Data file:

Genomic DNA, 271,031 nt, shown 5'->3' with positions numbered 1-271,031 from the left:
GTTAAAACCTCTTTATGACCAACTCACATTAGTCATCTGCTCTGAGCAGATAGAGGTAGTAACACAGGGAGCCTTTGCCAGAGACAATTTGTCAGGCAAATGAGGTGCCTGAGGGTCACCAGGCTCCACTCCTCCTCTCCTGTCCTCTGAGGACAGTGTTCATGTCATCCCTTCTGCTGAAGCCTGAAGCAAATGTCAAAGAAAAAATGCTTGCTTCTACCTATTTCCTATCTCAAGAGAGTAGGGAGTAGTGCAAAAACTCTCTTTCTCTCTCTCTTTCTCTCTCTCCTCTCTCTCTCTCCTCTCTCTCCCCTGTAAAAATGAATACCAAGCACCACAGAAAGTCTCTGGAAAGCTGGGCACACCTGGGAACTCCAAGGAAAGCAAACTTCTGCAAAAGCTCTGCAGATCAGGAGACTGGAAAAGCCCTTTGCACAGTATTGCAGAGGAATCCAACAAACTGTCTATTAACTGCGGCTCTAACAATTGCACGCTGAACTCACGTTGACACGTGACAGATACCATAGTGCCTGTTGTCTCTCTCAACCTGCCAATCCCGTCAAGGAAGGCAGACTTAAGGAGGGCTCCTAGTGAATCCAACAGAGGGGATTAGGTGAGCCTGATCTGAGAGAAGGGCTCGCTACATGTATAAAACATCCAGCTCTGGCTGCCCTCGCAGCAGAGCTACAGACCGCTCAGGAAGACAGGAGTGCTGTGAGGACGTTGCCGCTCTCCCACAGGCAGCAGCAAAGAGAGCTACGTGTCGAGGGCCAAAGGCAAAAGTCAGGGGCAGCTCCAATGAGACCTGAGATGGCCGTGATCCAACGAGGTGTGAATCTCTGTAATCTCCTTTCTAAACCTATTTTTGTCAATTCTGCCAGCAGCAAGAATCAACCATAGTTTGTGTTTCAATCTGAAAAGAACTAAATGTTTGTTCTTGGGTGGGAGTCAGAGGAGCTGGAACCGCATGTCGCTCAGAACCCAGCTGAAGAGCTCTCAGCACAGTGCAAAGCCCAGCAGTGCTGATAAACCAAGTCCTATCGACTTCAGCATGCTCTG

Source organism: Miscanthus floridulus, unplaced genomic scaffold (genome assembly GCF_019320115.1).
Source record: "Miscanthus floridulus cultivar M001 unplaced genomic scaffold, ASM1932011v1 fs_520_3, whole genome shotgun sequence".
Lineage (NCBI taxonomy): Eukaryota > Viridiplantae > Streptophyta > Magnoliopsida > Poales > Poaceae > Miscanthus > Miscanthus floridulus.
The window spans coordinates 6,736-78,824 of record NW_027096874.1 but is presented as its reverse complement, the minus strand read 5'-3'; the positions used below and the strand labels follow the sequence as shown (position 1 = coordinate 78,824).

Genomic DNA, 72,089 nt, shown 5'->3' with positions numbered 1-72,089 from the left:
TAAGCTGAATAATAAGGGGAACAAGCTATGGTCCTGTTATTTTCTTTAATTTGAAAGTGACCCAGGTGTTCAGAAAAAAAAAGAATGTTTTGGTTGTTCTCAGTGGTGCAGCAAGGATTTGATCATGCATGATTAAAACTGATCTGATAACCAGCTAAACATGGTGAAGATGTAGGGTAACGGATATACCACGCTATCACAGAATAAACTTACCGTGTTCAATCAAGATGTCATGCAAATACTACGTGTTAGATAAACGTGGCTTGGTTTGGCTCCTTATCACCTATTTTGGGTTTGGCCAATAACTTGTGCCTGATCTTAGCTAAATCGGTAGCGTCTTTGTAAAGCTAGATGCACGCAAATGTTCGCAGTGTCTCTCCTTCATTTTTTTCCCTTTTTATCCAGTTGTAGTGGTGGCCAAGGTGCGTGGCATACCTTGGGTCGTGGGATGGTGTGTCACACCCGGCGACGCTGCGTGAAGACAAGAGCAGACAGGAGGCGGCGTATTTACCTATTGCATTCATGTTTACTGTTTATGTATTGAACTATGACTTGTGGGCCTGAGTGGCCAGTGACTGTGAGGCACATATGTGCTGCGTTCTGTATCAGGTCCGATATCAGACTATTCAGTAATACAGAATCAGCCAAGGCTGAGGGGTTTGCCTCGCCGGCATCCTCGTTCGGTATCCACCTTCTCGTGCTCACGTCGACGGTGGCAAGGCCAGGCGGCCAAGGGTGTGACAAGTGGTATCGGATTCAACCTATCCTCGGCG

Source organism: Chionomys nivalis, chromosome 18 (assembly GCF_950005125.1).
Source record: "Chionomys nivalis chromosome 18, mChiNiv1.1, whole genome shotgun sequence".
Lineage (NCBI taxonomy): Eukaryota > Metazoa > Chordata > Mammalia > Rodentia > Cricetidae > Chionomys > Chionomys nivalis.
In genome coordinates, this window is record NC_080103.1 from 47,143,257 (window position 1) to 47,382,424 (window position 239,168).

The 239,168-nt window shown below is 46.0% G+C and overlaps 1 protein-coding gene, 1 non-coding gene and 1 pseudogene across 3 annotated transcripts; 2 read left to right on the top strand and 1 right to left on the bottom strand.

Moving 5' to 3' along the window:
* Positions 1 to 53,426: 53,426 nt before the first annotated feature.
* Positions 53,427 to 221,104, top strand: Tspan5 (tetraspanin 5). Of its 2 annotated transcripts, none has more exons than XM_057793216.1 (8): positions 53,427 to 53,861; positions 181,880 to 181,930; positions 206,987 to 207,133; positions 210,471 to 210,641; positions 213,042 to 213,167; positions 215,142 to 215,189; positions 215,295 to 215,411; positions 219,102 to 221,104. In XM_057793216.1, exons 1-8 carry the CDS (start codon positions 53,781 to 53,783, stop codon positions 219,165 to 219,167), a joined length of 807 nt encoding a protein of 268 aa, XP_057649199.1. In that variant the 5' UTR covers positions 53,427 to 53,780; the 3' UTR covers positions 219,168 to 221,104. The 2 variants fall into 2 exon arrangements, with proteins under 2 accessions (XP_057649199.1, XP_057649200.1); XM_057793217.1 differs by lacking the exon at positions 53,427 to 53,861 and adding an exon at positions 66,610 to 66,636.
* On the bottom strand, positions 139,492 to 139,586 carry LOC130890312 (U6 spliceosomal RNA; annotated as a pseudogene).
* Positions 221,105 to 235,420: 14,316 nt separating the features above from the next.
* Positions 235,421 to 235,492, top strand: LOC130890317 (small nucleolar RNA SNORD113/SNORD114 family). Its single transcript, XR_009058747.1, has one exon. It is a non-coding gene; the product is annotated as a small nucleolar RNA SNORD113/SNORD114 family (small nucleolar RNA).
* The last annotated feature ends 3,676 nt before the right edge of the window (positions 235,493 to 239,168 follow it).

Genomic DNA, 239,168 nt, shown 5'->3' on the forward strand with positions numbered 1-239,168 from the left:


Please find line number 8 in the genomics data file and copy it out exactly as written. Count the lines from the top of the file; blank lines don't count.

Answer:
TAAGCTGAATAATAAGGGGAACAAGCTATGGTCCTGTTATTTTCTTTAATTTGAAAGTGACCCAGGTGTTCAGAAAAAAAAAGAATGTTTTGGTTGTTCTCAGTGGTGCAGCAAGGATTTGATCATGCATGATTAAAACTGATCTGATAACCAGCTAAACATGGTGAAGATGTAGGGTAACGGATATACCACGCTATCACAGAATAAACTTACCGTGTTCAATCAAGATGTCATGCAAATACTACGTGTTAGATAAACGTGGCTTGGTTTGGCTCCTTATCACCTATTTTGGGTTTGGCCAATAACTTGTGCCTGATCTTAGCTAAATCGGTAGCGTCTTTGTAAAGCTAGATGCACGCAAATGTTCGCAGTGTCTCTCCTTCATTTTTTTCCCTTTTTATCCAGTTGTAGTGGTGGCCAAGGTGCGTGGCATACCTTGGGTCGTGGGATGGTGTGTCACACCCGGCGACGCTGCGTGAAGACAAGAGCAGACAGGAGGCGGCGTATTTACCTATTGCATTCATGTTTACTGTTTATGTATTGAACTATGACTTGTGGGCCTGAGTGGCCAGTGACTGTGAGGCACATATGTGCTGCGTTCTGTATCAGGTCCGATATCAGACTATTCAGTAATACAGAATCAGCCAAGGCTGAGGGGTTTGCCTCGCCGGCATCCTCGTTCGGTATCCACCTTCTCGTGCTCACGTCGACGGTGGCAAGGCCAGGCGGCCAAGGGTGTGACAAGTGGTATCGGATTCAACCTATCCTCGGCG